« Last Edit: July 01, 2017, 11:10:25 AM by <k> »

Offline <k>

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Re: Milestones in the decimal coinage of Gibraltar
« Reply #7 on: May 27, 2016, 12:48:49 AM »



In the 1960s the UK pound sterling was still the only legal tender in Gibraltar. In 1968 the UK, in order to begin to familiarise the public with the decimal system, introduced circulation 5p and 10p coins. These co-circulated with the UK shilling and two shilling coins and the UK 5p and 10p versions. Five pence was equivalent to a shilling, ten pence to two shillings. Both coins included the word "NEW" in the denominational legend, in order to distinguish them from "old" pre-decimal pence. These coins also circulated in Gibraltar.

Though Gibraltar did not issue its own pre-decimal circulation coins, it became active in the collector market by issuing a collector crown (five shillings) in 1967. The reverse of this coin depicted the castle and key, the symbol of Gibraltar. The same design was reissued dated 1968, 1969 and 1970.

See also: Gibraltar crown 1967-70: Preliminary artwork

 
« Last Edit: July 01, 2017, 11:11:31 AM by <k> »

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Re: Milestones in the decimal coinage of Gibraltar
« Reply #8 on: May 27, 2016, 12:50:25 AM »



On the 15th February the UK went decimal, and Gibraltar, because it used UK coinage, followed suit. Though it did not issue its own circulation coins, it did issue a 25 pence collector coin. The coin was designed by Christopher Ironside, who had designed the reverses of the UK's circulation coins, and it depicted a macaque monkey, more commonly known as a "Barbary ape". These monkeys are one of Gibraltar's tourist attractions.

 
« Last Edit: July 01, 2017, 11:08:08 AM by <k> »

Offline <k>

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Re: Milestones in the decimal coinage of Gibraltar
« Reply #9 on: May 27, 2016, 12:54:36 AM »
Throughout the 1970s and 1980s, Gibraltar issued several collector coins but no circulation coins of its own. Jersey and Guernsey had already issued their own decimal coinages in 1971, followed by the Falkland Islands in 1974. The UK demonetised its old predecimal sixpence only at the end of 1980, so that coin disappeared from Gibraltar too.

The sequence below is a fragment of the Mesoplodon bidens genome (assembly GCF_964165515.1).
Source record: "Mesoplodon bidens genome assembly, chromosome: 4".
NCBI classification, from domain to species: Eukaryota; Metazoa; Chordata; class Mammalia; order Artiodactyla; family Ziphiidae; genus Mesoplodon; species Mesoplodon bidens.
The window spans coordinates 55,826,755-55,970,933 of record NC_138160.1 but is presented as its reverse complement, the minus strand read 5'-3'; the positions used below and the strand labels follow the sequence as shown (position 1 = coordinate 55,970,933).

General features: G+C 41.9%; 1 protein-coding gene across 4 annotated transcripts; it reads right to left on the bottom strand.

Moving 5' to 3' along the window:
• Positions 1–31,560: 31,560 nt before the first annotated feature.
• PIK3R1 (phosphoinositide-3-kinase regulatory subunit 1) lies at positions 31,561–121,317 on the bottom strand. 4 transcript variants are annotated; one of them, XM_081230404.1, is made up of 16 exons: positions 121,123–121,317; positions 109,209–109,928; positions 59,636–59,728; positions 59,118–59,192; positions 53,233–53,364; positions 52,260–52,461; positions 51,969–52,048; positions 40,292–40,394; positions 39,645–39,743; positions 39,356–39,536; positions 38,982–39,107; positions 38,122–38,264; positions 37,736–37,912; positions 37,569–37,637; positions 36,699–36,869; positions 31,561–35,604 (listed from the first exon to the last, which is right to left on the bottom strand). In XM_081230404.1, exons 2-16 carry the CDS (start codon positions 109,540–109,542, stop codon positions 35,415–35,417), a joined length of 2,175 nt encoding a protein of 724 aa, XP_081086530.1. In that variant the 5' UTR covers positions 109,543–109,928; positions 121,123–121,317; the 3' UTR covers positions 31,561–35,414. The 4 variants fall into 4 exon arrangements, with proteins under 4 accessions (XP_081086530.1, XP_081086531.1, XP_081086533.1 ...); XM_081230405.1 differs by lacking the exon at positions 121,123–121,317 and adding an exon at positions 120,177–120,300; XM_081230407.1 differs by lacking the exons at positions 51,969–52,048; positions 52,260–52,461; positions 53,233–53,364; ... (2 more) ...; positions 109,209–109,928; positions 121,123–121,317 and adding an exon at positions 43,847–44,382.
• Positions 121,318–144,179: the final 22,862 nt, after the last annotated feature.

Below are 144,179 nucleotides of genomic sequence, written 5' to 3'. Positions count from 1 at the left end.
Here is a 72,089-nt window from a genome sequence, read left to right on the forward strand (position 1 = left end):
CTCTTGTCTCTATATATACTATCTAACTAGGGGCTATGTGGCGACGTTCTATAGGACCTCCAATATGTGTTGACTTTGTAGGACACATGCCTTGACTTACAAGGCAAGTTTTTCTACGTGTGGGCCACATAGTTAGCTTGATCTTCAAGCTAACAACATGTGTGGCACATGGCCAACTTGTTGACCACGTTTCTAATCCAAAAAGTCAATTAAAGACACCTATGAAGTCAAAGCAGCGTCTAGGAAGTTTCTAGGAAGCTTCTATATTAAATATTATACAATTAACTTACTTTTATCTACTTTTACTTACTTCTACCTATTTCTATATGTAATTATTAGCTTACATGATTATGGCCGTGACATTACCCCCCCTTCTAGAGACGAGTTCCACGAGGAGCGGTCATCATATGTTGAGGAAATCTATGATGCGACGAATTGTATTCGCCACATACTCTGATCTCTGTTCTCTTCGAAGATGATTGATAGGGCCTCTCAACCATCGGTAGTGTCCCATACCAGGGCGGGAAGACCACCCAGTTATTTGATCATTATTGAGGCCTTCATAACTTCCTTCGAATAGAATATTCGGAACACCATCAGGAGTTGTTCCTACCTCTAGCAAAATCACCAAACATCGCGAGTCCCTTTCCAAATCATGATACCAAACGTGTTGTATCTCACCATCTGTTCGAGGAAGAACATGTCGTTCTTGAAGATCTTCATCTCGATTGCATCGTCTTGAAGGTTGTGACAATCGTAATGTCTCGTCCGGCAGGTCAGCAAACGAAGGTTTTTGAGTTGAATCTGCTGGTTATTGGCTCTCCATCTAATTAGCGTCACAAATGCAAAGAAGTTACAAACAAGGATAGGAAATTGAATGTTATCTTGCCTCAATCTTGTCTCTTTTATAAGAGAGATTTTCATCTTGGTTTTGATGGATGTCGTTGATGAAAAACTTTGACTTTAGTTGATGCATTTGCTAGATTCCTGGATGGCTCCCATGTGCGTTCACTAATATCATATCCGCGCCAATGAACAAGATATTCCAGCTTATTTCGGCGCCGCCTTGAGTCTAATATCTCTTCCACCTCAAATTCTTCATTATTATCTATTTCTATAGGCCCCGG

In 1982, the UK dropped the legend "NEW" from its decimal coins and introduced a circulation 20 pence coin in 1982, followed by a circulation pound coin in 1983. At the end of 1984, the halfpenny was demonetised in the UK. All these changes also took place in Gibraltar, since the UK pound sterling was still the legal currency and only UK coins and banknotes circulated there. Also in 1984, yet another British overseas territory adopted its own coinage: St Helena and Ascension.

In 1985 another major change took place in the British coinage, when the new portrait of Queen Elizabeth II, created by Raphael Maklouf, replaced the one by Arnold Machin.

In 1988 Gibraltar became the last of Britain's territories and dependencies using the UK pound sterling to issue its own coinage. The banknotes and coinage of the UK are still legal tender in Gibraltar and circulate there.

The territory uses its own currency, the Gibraltar pound. It is a separate currency from the UK pound sterling, but it is pegged to the UK pound at a rate of one to one. The Gibraltar pound is created by the Gibraltar currency board and is fully backed, 100%, by reserves of the UK pound sterling, its anchor currency. For a fuller explanation of currency boards, read this topic: There are only four basic currency systems in the world.

The territory's coins are minted to the same specifications of size, shape, colour and weight as their UK counterparts. The UK removed any reference to "NEW" pence from its coinage in 1982, and because Gibraltar's coins were not minted until 1988, they also omitted that reference.

The reverses of the coins of Gibraltar carried designs of the local landmarks and wildlife.

All the reverse designs of 1988 - including those of the £2 and £5 collector coins, which did not circulate - were the work of local artist Alfred Ryman. 

See also: Gibraltar 1988: adopted and unadopted designs by Alfred Ryman.

 
« Last Edit: May 06, 2017, 12:18:35 PM by <k> »

Offline <k>

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Re: Milestones in the decimal coinage of Gibraltar
« Reply #10 on: May 27, 2016, 12:55:49 AM »



The obverse of the coinage carried the standard portrait of Queen Elizabeth II by Raphael Maklouf, as used in the UK from 1985 to 1997.

Offline <k>

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Re: Milestones in the decimal coinage of Gibraltar
« Reply #11 on: May 27, 2016, 12:58:44 AM »

The reverse of the penny depicted a Barbary partridge (Alectoris barbara).

Offline <k>

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Re: Milestones in the decimal coinage of Gibraltar
« Reply #12 on: May 27, 2016, 01:00:07 AM »

A Barbary partridge.

Offline <k>

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Re: Milestones in the decimal coinage of Gibraltar
« Reply #13 on: June 02, 2016, 07:03:21 PM »

The Europa Point Lighthouse appeared on the two pence.

Offline <k>

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Re: Milestones in the decimal coinage of Gibraltar
« Reply #14 on: June 02, 2016, 07:03:41 PM »

The Europa Point Lighthouse dates from 1841.